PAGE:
In my view, this explains the language used by the Court in Khodorkovskiy. The Court first reiterated that “the whole structure of the Convention rests on the general assumption that public authorities in the member States act in good faith.” Furthermore, it emphasised the “very exacting standard of proof” that applies when article 18 is invoked. Distinguishing Mr. Khodorkovskiy’s case from the two cases in which the Court had previously found a violation of article 18 (Gusinskiy v. Russia and Cebotari v Moldova; both concerning criminal detention and threat of criminal prosecution to pressure the applicant into accepting a commercial/financial deal), it stated that “there is nothing in the Court’s case-law to support the applicant’s suggestion that, where a prima facie case of improper motive is established, the burden of proof shifts to the respondent Government. The Court considers that the burden of proof in such a context should rest with the applicant.”
This renders the delivery of proof in cases of political trials extremely difficult, edging on the impossible. In that respect, what distinguishes Khodorkovskiy from Gusinskiy and Cebotari is the aim for which the domestic authorities used (threats of) criminal sanctions. In the latter cases they did so to force the applicants to cut a financial/commercial deal, something which is much easier to prove than the political silencing that allegedly motivated the prosecution of Mr. Khodorkovskiy. In Gusinskiy for instance, the pending criminal prosecution against the applicant was cancelled once he signed an agreement to sell his company to Gazprom, another major energy player on the Russian market. For Mr. Khodorkovskiy it was much more difficult to prove the true motivation which he alleged lay behind his prosecution and conviction. This explains why the Court, in reviewing the evidence brought forward by Mr. Khodorkovskiy, “took note of those opinions”, adding that it “must recall that political process and adjudicative process are fundamentally different. It is often much easier for a politician to take a stand than for a judge, since the judge must base his decision only on evidence in the legal sense.” The Court did accept that the findings of the domestic European courts relied on by Mr. Khodorkovskiy were “probably the strongest argument in favour of [his] complaint under Article 18 of the Convention. However”, the Court continued, “the evidence and legal arguments before those courts might have been different from those in the case under examination. More importantly, assuming, that all courts had the same evidence and arguments before them, the Court reiterates that its own standard of proof applied in Article 18 cases is very high and may be different from those applied domestically.” Ultimately, the Court held that the evidence adduced was “not sufficient for this Court to conclude that the whole legal machinery of the respondent State in the present case was ab intio (sic.) misused, that from the beginning to the end the authorities were acting with bad faith and in blatant disregard of the Convention. This is a very serious claim which requires an incontrovertible and direct proof. Such proof […] is absent from the case under examination.”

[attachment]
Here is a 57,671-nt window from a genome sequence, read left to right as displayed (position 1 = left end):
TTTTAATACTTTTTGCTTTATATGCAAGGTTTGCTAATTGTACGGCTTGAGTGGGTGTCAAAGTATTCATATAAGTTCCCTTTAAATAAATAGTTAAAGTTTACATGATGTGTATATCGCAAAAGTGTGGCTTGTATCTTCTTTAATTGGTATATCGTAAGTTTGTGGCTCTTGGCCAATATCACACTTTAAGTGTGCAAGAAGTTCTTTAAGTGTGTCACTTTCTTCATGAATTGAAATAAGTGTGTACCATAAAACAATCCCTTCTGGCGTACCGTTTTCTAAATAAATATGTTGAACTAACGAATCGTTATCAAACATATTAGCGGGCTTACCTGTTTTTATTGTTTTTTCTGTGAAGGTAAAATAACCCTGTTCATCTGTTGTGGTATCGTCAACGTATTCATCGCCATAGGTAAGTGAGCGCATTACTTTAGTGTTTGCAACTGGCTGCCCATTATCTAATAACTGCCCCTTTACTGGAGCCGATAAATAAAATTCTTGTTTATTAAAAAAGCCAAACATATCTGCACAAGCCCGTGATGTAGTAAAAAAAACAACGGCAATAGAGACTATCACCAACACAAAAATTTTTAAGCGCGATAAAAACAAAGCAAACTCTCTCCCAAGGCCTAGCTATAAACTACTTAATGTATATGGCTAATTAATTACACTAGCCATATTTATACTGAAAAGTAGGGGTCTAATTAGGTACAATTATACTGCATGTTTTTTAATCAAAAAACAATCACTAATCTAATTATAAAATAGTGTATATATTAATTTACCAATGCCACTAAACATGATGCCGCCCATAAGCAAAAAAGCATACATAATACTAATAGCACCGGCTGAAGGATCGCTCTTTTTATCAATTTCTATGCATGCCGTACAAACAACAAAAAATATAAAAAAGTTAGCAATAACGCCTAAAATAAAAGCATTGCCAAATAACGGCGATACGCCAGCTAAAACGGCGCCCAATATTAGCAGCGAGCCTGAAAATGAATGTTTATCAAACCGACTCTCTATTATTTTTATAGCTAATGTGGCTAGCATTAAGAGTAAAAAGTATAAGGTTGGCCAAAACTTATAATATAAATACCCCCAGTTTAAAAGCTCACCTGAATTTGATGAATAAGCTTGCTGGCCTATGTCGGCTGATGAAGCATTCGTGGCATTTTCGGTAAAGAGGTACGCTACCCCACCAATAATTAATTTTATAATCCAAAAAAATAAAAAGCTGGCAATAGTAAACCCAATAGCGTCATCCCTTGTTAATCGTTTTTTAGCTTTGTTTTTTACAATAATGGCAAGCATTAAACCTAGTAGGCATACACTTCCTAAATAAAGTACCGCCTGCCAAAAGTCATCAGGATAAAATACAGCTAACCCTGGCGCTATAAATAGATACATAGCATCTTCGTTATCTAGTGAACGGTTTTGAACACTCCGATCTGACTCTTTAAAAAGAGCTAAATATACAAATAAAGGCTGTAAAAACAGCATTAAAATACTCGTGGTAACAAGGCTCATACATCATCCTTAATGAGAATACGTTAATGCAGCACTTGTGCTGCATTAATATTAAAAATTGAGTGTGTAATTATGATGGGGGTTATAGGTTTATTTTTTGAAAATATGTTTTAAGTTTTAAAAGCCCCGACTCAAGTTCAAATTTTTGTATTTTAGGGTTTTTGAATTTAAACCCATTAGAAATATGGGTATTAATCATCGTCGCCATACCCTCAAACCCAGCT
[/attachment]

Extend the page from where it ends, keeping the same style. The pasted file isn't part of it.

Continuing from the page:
This may appear an unsatisfactory result and might frustrate Mr. Khodorkovskiy and his supporters. At the same time, however, it may appease those who have been speaking out against the Court for what they consider to constitute too deep engagement on the part of the Court in political matters and internal affairs of sovereign states. A conviction against Russia for having orchestrated a political trial was perhaps – in the eyes of the Court – not possible for legal reasons, nor feasible for political ones in the absence of definitive proof. While principally disappointing – one can certainly debate the necessity of applying such strict standards of proof, resting solely on the shoulders of individual applicants – that is certainly understandable from a pragmatic point of view.
Moreover, the last sentence of the Court’s reasoning under article 18 seems to hint that the matter does not sit well with the judges either, or at least indicates that they sympathise with Mr. Khodorkovskiy’s case:
“In such circumstances the Court cannot find that Article 18 was breached in this case.”
Generally, the Court holds that “there has been no violation of article such and such” or that “article such and such have not been breached”. This time, the Court cannot find that article 18 was breached. A subtle sign that there is some regret that it could not rule in favour of Mr. Khodorkovskiy?